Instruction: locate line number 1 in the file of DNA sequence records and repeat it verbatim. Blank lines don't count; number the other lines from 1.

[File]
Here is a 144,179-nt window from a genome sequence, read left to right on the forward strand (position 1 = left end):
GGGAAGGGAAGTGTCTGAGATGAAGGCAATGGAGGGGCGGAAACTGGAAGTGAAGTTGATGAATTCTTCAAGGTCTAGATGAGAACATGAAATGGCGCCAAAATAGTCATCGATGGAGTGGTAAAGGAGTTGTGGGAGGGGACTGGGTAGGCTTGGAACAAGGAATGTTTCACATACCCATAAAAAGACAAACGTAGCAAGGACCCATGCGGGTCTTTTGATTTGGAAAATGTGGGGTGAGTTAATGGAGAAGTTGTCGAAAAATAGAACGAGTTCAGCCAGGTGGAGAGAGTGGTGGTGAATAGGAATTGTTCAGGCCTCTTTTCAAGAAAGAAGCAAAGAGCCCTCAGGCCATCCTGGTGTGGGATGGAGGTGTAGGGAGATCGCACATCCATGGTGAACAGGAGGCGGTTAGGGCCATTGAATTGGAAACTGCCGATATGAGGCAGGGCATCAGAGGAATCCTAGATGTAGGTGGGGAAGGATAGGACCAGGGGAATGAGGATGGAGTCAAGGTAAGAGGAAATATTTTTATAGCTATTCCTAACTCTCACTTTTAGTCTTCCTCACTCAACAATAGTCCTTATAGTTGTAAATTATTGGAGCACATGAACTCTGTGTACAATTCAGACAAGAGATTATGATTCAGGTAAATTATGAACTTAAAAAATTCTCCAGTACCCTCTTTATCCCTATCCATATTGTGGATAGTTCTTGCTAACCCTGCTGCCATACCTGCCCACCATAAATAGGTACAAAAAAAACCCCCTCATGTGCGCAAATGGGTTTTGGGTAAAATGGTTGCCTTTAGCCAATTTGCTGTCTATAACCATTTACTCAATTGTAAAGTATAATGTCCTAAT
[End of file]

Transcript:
Here is a 144,179-nt window from a genome sequence, read left to right on the forward strand (position 1 = left end):